You have good intentions to lose weight. You know you need to eat less and move more. But do you know that one of the best ways to eat less is to eat just enough? That is, do eat when you are hungry, but also stop when you are comfortably full. The key word in that sentence is "stop." How can you learn to stop eating before you're so full you waddle away from the table? Virgin HealthMiles has five tips to help you curb overeating:
1. Choose satisfying foods
Foods that fill you up without a lot of calories are high in fiber or protein. They include: whole grain bread, low-fat cheeses, eggs, whole wheat pasta, high fiber cereals (such as All-Bran), baked beans, fish amd oranges, apples and grapes. What you want to avoid are foods that are high in fat, sugar and/or refined carbohydrates. Not only are these foods less satisfying and won't fill you up, but also it's easier to overeat when they're on your plate. These include potato chips, donuts, candy bars and white bread, as well as anything else that is highly processed.
2. Curb your hunger
If you skip meals, you'll become ravenous--and that is likely to lead to overeating. You're so famished that when you do sit down to eat a meal, you'll eat anything and lots of it. Allowing yourself to become too hungry is actually a major trigger for uncontrolled overeating. What can you do? Don't skip meals. In addition, keep healthy, low-cal snacks on hand, such as almonds, apples or carrots.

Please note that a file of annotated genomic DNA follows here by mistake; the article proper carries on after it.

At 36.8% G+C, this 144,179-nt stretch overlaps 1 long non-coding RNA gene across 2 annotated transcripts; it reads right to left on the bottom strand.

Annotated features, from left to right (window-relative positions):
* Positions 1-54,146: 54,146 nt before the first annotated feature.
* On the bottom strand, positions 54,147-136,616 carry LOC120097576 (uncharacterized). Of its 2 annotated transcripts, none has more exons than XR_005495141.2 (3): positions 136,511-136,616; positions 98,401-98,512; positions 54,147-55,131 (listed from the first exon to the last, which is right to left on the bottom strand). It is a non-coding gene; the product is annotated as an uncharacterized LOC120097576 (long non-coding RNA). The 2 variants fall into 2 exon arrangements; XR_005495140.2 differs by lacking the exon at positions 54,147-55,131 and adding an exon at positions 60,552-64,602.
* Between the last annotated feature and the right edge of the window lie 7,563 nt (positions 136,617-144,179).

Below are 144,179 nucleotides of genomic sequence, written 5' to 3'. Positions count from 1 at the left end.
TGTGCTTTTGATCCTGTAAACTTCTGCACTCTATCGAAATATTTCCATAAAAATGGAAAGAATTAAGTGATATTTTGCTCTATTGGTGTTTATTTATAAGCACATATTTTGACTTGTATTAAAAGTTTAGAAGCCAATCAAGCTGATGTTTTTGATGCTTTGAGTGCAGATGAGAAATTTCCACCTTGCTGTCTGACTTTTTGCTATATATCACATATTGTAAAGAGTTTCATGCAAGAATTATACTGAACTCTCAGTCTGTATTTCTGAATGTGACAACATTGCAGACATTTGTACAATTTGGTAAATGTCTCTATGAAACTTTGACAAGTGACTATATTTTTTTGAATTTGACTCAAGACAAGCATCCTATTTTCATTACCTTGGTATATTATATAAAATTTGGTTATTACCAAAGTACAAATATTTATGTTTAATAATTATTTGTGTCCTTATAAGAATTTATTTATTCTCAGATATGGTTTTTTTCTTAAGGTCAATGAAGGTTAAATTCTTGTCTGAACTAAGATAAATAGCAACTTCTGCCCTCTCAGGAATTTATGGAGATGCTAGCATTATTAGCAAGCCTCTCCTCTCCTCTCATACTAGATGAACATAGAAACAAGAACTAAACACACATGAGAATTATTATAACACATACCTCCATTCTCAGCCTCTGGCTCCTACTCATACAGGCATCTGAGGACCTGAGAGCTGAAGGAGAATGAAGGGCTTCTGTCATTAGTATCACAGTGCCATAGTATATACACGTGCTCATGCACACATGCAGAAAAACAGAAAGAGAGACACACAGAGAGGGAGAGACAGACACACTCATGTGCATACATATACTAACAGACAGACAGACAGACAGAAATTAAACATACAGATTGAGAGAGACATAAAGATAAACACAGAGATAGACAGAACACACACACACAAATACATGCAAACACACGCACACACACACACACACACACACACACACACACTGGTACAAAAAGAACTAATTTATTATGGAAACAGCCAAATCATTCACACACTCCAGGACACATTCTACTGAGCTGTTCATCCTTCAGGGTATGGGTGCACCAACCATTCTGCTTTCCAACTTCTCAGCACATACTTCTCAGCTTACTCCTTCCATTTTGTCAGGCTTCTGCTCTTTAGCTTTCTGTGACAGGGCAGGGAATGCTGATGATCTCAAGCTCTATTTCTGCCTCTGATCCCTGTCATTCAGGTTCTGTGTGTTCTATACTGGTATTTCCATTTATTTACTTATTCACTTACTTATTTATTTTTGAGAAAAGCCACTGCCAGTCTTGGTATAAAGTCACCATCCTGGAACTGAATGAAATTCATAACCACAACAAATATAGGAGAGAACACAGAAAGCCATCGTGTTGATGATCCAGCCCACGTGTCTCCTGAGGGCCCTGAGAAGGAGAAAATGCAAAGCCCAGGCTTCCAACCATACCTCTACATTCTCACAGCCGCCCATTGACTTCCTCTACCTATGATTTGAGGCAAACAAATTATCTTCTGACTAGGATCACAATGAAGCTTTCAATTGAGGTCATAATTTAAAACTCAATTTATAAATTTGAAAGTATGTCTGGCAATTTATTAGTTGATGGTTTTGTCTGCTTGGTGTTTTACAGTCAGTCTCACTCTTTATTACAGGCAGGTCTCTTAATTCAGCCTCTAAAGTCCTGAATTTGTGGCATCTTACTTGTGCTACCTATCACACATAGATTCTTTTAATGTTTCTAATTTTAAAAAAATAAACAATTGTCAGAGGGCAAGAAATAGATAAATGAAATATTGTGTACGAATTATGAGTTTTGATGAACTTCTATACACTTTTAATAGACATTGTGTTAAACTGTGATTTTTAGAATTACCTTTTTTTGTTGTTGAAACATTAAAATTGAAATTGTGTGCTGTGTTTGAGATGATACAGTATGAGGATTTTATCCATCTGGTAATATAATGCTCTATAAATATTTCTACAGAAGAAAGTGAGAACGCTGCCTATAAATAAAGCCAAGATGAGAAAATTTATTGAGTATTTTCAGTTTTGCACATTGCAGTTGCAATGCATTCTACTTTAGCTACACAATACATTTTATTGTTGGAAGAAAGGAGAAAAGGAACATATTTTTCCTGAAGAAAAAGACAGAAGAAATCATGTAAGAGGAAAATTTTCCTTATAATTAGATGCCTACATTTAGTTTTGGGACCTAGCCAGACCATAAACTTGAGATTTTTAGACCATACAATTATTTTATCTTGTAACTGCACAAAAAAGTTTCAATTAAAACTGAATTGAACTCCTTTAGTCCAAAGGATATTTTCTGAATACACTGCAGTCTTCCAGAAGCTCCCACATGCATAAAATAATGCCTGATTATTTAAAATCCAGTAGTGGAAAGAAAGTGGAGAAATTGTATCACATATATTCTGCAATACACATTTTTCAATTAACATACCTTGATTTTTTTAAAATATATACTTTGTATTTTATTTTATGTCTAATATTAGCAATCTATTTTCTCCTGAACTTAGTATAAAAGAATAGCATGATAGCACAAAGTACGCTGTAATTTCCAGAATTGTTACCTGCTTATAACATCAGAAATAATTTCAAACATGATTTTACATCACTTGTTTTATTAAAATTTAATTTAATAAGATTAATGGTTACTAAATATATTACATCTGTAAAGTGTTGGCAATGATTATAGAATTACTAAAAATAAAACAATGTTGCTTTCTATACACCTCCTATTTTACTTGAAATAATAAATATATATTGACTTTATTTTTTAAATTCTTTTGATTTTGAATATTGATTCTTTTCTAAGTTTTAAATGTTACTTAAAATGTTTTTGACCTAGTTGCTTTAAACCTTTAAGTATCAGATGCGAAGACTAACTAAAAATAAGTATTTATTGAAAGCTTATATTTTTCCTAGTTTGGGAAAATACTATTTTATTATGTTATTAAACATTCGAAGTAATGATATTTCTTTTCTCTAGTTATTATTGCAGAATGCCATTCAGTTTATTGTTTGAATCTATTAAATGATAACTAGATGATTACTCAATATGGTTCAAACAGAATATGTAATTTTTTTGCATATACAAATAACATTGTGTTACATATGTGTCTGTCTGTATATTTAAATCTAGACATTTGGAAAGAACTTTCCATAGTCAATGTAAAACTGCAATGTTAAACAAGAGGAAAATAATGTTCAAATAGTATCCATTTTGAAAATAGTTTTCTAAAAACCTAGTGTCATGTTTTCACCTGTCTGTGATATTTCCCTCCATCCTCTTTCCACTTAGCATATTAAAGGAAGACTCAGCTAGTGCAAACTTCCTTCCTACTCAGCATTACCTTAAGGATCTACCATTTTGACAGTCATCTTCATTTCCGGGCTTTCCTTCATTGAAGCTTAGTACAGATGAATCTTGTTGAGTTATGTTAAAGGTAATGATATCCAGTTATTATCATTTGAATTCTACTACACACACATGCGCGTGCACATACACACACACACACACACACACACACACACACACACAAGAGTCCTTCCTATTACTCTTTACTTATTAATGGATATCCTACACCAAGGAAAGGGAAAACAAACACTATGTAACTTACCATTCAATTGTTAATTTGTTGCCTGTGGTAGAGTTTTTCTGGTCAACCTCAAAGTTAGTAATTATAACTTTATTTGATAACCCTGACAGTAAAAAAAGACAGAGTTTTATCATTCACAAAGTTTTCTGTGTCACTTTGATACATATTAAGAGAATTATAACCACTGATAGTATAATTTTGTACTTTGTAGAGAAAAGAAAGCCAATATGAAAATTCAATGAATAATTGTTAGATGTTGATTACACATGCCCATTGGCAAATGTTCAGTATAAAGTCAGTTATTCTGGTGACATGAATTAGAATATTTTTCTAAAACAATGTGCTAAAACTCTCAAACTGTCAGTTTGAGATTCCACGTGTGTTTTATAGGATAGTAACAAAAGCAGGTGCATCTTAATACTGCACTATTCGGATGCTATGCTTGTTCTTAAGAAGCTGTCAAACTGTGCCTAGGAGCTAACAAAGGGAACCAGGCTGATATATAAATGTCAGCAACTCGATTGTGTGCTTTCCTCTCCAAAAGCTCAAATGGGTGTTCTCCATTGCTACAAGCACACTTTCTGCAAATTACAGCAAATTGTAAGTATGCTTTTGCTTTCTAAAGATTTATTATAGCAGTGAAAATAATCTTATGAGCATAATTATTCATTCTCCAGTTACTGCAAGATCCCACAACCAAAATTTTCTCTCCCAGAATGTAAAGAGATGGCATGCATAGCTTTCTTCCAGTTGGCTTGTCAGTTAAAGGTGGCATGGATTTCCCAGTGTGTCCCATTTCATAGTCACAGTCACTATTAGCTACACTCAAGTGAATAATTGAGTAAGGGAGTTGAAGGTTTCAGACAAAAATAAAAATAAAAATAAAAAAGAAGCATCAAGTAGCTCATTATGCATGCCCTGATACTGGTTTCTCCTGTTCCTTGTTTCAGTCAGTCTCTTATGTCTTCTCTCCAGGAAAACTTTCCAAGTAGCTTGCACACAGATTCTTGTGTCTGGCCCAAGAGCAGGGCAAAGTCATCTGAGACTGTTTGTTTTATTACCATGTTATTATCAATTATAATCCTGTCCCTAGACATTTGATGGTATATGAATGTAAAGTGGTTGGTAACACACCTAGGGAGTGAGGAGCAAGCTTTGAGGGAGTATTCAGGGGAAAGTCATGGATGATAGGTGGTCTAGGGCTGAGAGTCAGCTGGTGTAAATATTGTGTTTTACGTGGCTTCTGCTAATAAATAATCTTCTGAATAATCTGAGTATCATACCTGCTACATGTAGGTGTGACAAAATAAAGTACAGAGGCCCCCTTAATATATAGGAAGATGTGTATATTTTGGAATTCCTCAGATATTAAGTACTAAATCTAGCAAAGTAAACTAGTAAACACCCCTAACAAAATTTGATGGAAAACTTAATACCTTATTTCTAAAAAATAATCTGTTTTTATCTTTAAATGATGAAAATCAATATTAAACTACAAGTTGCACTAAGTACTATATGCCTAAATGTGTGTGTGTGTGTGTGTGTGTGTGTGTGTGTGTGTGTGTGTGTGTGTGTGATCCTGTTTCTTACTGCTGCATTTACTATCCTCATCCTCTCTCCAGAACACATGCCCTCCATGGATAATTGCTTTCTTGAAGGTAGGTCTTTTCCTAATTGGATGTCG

3. Eat breakfast
Mom was right. Breakfast is the most important meal of the day. Eating a healthy breakfast will speed up your metabolism, which in turn helps you to burn more calories and burn them more efficiently. Scientific studies have shown that people who eat breakfast are more likely to consume fewer calories during the rest of the day and are less likely to overeat at lunch and dinner.
4. Eat slowly
You're hungry. So you eat. You keep eating. And then eat some more. But wait! Your brain doesn't get the message to register fullness until you have been eating for 15 to 20 minutes. By then, you may have overeaten. Next time, eat as slowly as you can and chew each bite thoroughly. This allows you to have a better idea of when you're satisfied so you can stop eating.
5. Don't blacklist foods
Banning your favorite, high-calorie foods from your diet only makes those foods more enticing. It's likely your brain will focus on that food to the exclusion of others, causing a craving that will be difficult to ignore. Go ahead and eat that cake or candy or ice cream, but do it judiciously and in moderation. Practice portion control.